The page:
Books·My Life in Books

Miriam Toews: 5 books that changed my life

The recipient of the $50,000 Writers' Trust Fellowship shares the books that have shaped her life.
Miriam Toews's All My Puny Sorrows was a Scotiabank Giller Prize finalist in 2014. (Carol Loewen)

Miriam Toews is the the acclaimed author of books like A Complicated Kindness and All My Puny Sorrows. She is an exquisite writer with, as it turns out, exquisite taste in books. We asked the 2016 Writers' Trust fellow to tell us about the books that have shaped her life and she responded with five: "I've selected these books because they all came to me, like gifts, surprisingly, when I needed them."

Harriet the Spy by Louise Fitzhugh

A film adaptation of Harriet the Spy starring Michelle Trachtenberg came out in 1996. (Paramount Pictures, Puffin Modern Classics)

"Harriet was the first cool female protagonist I'd ever encountered. A sad but feisty loner who wanted to be a writer, who spied on people and took notes, and had to apologize for hurting people's feelings appealed to the embryonic writer inside of me."

Lives of Girls and Women by Alice Munro

Alice Munro won the Nobel Prize for literature in 2013. (The Canadian Press/Chad Hipolito/Penguin Modern Classics)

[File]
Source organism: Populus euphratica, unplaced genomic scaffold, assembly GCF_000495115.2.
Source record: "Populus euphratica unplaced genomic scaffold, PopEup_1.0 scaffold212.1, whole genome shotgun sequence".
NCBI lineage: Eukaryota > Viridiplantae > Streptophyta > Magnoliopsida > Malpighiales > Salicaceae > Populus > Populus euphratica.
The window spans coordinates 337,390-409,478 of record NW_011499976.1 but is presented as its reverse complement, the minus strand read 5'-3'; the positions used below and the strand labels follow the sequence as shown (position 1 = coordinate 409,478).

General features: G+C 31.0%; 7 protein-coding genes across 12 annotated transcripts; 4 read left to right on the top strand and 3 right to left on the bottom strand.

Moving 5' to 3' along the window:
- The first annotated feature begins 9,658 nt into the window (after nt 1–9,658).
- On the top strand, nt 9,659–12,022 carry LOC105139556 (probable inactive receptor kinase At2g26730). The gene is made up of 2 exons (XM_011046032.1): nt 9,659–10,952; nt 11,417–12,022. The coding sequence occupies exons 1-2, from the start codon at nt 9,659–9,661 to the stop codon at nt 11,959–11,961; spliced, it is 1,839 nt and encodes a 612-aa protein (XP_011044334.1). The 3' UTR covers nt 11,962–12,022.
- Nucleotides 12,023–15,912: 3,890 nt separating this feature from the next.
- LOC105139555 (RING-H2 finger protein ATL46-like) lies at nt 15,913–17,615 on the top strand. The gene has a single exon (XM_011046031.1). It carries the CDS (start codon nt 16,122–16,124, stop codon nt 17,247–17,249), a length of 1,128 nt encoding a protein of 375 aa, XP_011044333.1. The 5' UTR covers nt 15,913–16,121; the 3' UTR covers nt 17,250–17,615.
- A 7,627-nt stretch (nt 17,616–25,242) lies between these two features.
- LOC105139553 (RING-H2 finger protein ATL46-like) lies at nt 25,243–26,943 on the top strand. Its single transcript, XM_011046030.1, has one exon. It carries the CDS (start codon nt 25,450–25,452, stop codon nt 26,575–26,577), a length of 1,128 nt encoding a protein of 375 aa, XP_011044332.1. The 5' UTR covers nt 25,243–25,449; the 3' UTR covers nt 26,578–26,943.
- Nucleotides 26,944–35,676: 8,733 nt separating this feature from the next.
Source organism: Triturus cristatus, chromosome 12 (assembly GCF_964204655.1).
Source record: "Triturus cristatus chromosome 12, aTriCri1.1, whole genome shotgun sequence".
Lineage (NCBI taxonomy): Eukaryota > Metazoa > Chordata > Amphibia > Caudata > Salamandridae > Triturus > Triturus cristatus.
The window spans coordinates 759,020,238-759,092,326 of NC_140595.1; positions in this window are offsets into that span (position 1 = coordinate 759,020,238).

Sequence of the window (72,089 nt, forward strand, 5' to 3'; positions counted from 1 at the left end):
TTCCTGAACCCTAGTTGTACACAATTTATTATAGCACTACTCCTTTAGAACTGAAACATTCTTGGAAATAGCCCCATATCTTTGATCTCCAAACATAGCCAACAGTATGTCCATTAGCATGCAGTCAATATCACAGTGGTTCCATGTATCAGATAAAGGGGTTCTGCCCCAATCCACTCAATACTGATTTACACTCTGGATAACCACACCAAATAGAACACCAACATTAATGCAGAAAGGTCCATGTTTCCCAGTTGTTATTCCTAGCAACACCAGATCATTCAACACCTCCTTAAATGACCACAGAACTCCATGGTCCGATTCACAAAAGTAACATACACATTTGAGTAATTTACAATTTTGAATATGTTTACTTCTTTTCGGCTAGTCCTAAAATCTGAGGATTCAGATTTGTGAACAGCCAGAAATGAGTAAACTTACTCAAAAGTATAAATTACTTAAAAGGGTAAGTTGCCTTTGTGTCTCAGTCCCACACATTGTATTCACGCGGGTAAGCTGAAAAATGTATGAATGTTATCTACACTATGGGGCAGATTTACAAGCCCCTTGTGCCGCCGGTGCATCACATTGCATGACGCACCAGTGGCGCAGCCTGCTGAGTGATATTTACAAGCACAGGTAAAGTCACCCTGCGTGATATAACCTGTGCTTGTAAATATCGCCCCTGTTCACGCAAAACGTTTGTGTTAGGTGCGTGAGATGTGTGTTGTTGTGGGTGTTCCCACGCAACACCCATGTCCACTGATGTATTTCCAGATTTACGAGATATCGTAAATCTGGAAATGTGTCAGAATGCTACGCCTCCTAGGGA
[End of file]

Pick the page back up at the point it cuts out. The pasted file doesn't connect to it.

"I snuck into my sister's bedroom, after she had left for university, and read Lives of Girls and Women by Alice Munro. It made me feel close to my sister, and it made me feel strong. I was 12."

The Grapes of Wrath by John Steinbeck

The Grapes of Wrath won the National Book Award and the Pulitzer Prize when it was published in 1939. (Associated Press/Penguin Classics)

"The scene where Rose O'Sharon breastfeeds the starving old man after losing her baby: such compassion and kindness. So horrifying, I had never read something so intimate, so beautiful, so many things at once. I became aware of what was possible with words."

Reading Writing by Julien Gracq 

Reading Writing was published in 1980 and translated into English in 2006 by Jeanine Herman. ( Point Press)

"The hardest time of my life... deeply depressed, despairing, Reading Writing reminded me, in beautiful language, of what I do and why I do it. This book said to me, get up and do your thing."

Secondhand Time by Svetlana Alexievich

Belarusian writer Svetlana Alexievich won the 2015 Nobel Prize in literature. (Reuters/Random House)

"This book is about post-Soviet life... long monologues of ordinary people speaking so eloquently and passionately about love and war and terror and family. Russians talking about their souls."